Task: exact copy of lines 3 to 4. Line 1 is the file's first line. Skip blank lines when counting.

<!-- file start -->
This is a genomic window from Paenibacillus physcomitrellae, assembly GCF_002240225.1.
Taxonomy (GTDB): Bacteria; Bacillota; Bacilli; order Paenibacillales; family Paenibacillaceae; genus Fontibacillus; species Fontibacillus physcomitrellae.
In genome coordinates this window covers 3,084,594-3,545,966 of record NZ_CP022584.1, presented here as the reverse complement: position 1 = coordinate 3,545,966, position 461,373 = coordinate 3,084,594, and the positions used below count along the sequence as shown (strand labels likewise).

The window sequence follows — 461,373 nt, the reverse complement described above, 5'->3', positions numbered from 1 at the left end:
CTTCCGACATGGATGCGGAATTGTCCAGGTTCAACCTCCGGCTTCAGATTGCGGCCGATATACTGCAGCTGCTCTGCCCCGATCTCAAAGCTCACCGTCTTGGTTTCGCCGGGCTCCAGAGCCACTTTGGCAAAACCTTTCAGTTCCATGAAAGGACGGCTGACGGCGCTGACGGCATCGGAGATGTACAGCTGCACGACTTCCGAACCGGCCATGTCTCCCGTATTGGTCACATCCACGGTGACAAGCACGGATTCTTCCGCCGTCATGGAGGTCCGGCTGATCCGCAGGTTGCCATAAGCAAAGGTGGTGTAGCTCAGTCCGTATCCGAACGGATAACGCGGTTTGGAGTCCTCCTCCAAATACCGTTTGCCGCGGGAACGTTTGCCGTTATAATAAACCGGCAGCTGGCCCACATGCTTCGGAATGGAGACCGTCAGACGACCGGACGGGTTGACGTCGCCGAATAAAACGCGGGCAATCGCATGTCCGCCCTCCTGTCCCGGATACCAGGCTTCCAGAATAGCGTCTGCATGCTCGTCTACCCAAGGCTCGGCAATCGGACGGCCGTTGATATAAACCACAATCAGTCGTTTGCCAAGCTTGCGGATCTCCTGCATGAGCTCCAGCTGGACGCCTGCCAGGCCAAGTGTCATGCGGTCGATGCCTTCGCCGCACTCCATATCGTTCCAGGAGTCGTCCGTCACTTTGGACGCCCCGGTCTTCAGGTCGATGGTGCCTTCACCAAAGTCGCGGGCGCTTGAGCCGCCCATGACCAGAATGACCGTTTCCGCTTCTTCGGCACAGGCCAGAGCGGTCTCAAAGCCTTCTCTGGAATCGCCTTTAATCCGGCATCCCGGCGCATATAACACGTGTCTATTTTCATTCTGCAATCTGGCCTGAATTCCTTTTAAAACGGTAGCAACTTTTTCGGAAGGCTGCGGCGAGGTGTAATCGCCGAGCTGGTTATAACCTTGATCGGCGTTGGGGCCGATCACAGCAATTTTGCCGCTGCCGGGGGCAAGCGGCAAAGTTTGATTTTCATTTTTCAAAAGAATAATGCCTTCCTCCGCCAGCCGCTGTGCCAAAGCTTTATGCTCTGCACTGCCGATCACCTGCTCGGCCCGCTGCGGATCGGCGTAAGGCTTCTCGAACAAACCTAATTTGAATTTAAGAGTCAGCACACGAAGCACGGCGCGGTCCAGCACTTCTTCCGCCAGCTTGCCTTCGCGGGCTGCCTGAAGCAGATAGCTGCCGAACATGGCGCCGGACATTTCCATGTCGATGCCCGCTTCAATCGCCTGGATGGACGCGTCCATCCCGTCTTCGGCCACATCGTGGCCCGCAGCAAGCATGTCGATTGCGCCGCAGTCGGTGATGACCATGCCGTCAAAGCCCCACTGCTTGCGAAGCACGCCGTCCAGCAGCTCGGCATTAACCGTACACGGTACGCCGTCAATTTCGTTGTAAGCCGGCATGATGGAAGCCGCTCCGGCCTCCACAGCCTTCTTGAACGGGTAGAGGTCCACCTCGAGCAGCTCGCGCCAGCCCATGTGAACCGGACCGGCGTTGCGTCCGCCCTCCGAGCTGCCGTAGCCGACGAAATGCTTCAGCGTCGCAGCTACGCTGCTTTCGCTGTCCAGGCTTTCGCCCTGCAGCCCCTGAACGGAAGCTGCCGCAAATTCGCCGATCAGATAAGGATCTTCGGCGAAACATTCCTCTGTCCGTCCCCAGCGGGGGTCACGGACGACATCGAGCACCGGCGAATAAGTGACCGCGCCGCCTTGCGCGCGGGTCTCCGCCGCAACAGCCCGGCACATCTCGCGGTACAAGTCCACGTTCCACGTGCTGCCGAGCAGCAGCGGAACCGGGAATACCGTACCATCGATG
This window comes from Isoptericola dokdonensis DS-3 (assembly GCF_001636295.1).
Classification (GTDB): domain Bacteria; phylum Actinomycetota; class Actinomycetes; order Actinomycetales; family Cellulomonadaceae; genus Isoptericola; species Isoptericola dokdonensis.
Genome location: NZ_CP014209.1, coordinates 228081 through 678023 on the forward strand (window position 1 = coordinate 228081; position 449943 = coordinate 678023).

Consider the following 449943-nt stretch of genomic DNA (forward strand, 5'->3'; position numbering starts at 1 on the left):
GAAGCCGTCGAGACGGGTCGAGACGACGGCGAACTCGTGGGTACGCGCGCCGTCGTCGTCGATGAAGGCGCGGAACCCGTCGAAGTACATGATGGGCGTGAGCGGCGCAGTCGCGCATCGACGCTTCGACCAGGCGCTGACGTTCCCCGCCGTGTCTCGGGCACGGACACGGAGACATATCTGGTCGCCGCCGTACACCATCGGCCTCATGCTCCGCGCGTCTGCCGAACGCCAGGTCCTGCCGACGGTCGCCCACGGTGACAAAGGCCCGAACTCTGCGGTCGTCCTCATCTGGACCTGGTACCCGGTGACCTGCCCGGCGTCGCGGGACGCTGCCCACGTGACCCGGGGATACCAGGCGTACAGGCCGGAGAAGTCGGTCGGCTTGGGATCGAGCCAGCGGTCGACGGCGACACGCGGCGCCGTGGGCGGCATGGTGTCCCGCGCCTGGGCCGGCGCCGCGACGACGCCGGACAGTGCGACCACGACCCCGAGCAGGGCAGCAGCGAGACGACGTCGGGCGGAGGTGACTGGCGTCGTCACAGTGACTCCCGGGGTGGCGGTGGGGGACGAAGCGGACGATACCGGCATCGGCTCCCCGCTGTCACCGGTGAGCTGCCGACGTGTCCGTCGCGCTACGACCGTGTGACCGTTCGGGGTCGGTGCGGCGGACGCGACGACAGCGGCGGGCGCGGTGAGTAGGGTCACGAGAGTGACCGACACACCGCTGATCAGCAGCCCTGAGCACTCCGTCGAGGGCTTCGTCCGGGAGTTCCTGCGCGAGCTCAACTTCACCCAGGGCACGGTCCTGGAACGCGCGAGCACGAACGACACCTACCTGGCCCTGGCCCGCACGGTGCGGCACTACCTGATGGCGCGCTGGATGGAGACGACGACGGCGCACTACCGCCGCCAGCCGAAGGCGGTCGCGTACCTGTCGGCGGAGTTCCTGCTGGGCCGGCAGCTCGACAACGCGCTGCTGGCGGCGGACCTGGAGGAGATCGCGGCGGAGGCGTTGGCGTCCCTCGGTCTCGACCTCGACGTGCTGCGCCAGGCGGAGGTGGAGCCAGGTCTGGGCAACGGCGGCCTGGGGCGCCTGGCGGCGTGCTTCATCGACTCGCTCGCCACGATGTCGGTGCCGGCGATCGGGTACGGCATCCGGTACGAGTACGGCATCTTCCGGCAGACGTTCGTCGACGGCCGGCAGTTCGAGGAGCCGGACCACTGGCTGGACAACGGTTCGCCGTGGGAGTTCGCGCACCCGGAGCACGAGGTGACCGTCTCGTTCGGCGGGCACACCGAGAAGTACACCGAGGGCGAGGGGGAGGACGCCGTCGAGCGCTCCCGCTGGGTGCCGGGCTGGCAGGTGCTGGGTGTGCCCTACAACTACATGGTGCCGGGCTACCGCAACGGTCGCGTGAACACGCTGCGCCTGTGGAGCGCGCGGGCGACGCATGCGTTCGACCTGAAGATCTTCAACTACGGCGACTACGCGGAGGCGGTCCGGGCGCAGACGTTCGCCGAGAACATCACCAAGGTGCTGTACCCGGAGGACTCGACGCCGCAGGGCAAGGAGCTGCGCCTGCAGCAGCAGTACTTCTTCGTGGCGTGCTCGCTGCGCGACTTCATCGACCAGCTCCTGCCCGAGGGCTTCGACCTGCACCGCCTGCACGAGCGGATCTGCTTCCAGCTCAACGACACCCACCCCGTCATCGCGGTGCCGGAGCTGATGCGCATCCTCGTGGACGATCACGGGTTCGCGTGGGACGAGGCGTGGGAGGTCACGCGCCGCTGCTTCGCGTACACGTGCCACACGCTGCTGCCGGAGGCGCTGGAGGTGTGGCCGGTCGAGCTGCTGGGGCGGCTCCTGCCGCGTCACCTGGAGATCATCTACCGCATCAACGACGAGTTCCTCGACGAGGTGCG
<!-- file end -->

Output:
In genome coordinates this window covers 3,084,594-3,545,966 of record NZ_CP022584.1, presented here as the reverse complement: position 1 = coordinate 3,545,966, position 461,373 = coordinate 3,084,594, and the positions used below count along the sequence as shown (strand labels likewise).

The window sequence follows — 461,373 nt, the reverse complement described above, 5'->3', positions numbered from 1 at the left end: